Friday, December 17, 2010

Let's go flying in a lead balloon

So, what is going to happen? What does it matter if oil gets a bit scarce and a bit expensive? Life will carry on much as usual, won't it?

The short answer is "No".

Once oil gets past a certain price, some say about $150 per barrel, the economic consequences become nasty. At a sustained price above the tipping point, many industries become uneconomic and mass business failures result, which dumps large numbers of workers in the unemployment queues and the economy contracts. This becomes a self-feeding problem. As more incomes are lost, the amount of spending power in the economy shrinks, retailers suffer and the domino effect of business failures continues.

Of course, it is hard for unemployed people to pay mortgages, credit cards, loans: credit collapses, more businesses go to the wall and banks start to feel the heat. When things get really out of control, banks fail and, get this point crystal clear, governments will not be able to bail them out as they did in 2008/9. Governments world wide are already deeply in debt and a shrinking workforce means a shrinking tax base. It will be hard enough for sovereign debt to be serviced, without adding the burden of propping up the banks.

It goes without saying (so I will say it) that countries will start to default on debt, which will be the big dominoes starting to fall. When countries go under, there is no-one left to save them as Greece and Ireland were saved in 2010.

One of the interesting questions is "How long will it take before the USA defaults?". The American economy is addicted to oil and to credit. Either of those drying up would be catastrophic; both collapsing will be unsupportable.

There is another effect of a shrinking economy, or recession, which is not initially obvious to non-experts like me. In the economy, already awash with money backed by debt, depression is going to result in the same amount of cash chasing fewer goods and services. This will cause the number of dollars per unit purchased to increase - in other words, prices will escalate even as the economy contracts. To the Mr. Average, the cost of living will spiral upwards even as the number of dollars in his pocket shrinks. This chapter of the series 'Crash Course', by Dr. Chris Martenson, should give most of us pause for thought.

Chaos? Nightmare? Reality, according to my research. As always, I am not here to prove anything and the interested reader will be able to find the same information through diligent searching of the Internet.

So, let us assume for a moment that the worst has happened and world wide economies are in reverse gear. What will be happening to Mr. Average? What kind of life will he and his family be living?

First and most obviously, he will not be using his car very much, even if it has not been repossessed. The cost of petrol (gasoline) will be going up in the price spiral, possibly faster than many other commodities. With limited personal transport, especially in the suburbs remote from city centres, going to the supermarket to pick up the weekly groceries will be next to impossible. But that won't matter so much, because he won't be able to afford the groceries any more. Wait - there's more! Or less, in fact. Groceries will become scarce, because the transport systems will be failing and suppliers won't be supplying much of anything anyway.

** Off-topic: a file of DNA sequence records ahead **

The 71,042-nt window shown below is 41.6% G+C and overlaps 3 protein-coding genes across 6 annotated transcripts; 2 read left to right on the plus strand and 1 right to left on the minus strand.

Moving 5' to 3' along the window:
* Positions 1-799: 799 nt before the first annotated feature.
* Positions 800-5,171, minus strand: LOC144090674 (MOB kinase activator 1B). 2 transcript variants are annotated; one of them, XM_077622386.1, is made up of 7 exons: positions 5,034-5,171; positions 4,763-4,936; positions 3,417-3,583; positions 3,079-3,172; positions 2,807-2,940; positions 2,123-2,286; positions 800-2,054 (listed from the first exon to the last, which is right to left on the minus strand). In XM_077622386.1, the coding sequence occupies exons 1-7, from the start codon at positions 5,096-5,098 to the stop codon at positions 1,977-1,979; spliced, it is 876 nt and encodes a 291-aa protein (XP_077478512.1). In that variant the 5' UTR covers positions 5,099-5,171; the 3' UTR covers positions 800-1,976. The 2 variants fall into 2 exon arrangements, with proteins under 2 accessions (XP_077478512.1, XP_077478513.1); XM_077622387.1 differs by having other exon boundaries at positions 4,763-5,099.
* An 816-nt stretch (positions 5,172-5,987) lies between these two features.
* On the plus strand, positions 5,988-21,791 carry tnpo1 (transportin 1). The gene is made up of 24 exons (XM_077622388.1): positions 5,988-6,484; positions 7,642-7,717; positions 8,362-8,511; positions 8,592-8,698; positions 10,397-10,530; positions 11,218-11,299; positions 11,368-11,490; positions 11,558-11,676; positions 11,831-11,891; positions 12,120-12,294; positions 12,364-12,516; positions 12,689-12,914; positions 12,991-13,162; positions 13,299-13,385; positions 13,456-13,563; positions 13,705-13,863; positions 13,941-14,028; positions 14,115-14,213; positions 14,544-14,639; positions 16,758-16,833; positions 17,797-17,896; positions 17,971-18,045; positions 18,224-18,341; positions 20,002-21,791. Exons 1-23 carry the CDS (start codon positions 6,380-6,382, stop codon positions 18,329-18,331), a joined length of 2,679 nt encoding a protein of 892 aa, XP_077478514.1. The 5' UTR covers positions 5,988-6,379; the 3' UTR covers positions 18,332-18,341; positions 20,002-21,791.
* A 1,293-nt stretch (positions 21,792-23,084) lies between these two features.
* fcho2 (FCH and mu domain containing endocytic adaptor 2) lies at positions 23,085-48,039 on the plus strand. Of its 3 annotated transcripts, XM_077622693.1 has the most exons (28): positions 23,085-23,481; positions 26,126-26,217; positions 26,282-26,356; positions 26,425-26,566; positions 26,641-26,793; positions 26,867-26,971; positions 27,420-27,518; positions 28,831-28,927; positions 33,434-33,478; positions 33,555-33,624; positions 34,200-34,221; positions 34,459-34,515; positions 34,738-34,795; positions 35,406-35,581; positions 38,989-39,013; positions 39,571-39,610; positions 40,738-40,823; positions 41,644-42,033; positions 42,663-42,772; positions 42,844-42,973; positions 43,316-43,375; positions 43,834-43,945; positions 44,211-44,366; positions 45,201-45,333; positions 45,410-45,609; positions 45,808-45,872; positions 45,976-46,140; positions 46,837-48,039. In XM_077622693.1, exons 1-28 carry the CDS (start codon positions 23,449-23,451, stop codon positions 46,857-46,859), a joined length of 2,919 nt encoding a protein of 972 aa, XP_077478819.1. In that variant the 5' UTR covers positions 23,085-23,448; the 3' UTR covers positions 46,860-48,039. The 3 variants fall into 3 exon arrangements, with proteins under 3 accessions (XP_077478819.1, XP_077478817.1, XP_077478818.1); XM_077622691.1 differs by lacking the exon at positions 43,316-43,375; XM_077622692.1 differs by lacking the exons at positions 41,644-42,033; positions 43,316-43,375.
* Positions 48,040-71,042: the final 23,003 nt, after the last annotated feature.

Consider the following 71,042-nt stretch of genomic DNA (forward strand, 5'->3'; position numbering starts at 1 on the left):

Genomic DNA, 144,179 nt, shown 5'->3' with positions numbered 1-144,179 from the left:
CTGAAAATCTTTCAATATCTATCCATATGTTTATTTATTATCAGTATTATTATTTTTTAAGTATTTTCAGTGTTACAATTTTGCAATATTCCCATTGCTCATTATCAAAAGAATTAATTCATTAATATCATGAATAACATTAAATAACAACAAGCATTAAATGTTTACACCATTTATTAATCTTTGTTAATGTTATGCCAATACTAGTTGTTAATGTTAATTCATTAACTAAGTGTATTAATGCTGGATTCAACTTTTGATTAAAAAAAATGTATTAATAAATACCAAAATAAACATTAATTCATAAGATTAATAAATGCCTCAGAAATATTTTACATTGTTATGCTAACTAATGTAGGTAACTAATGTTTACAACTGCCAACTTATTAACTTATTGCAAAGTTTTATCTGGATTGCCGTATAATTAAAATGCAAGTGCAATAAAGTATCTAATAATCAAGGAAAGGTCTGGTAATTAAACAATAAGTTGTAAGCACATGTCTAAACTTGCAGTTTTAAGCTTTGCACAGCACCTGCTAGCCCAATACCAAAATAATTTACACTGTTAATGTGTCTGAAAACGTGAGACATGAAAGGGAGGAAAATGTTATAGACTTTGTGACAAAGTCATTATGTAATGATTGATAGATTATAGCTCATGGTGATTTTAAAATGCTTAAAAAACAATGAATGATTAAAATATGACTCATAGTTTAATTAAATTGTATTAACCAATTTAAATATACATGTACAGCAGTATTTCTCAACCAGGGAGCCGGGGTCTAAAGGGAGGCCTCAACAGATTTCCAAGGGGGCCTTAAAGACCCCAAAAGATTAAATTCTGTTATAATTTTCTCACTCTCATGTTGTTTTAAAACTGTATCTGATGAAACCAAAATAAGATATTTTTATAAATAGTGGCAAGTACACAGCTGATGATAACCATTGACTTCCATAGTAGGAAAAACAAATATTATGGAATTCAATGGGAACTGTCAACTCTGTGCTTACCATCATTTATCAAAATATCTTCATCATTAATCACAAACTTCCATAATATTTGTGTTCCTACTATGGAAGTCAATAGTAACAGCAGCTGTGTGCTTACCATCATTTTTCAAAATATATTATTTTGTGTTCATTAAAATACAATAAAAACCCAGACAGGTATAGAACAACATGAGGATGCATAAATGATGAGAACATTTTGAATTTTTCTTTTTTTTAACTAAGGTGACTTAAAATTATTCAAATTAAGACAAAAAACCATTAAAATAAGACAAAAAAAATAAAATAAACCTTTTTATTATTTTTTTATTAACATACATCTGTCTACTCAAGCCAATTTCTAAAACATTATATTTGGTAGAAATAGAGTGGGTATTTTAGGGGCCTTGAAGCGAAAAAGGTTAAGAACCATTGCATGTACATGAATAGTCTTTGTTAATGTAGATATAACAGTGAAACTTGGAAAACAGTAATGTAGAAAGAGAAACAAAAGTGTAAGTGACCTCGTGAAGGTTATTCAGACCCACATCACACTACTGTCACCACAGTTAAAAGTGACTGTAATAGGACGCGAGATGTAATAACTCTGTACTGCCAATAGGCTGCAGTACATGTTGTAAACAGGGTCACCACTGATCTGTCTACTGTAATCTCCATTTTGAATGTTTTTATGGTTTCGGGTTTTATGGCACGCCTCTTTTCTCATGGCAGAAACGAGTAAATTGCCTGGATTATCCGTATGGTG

So, what is Mr. Average going to eat? Big question and no simple answer. If he has been prudent, he will have turned his backyard into a vegetable garden long ago, but it takes an awful lot of vegies to feed Mum, Dad and 2.3 kids. Realistically, he will be unable to grow and scavenge enough food for very long. You know what that means: people are going to be hungry. Starving, in fact. Can you imagine what mobs of starving people will do? I expect some will riot, some will form gangs to plunder what few resources remain and many, the greater number perhaps, will just quietly fade away and die.

Yes, I am talking about large numbers of people, in the advanced economies of the world, starving to death. And not just starving, dying from disease as well. Once public amenities such as power, water, sewage disposal and communications start failing, the circumstances are ripe for the spread of diseases we thought were only found in backward countries. If you have imagined well so far, now imagine something like cholera exploding in your neigbourhood. Imagine not knowing if the water you are drinking, the food you are eating, even the air you are breathing is carrying some disease you have no immunity to and for which there is no help available. Or did I forget to mention that hospitals will be closed and medical supplies will not be getting through anyway? Getting the picture?

And this is happening all over the world. Just because there is not enough cheap crude oil to keep the wheels of industry turning and the insane expansion of debt serviced.

Sobering thoughts. And this is just scraping the surface of the collapse which might happen. Don't trust me - you go and do your own research. Show me that things will not go this way when cheap oil is a memory. Show me that life will go on much the same as it does now. I would love to be convinced.

No cute animals were injured during the making of this post.

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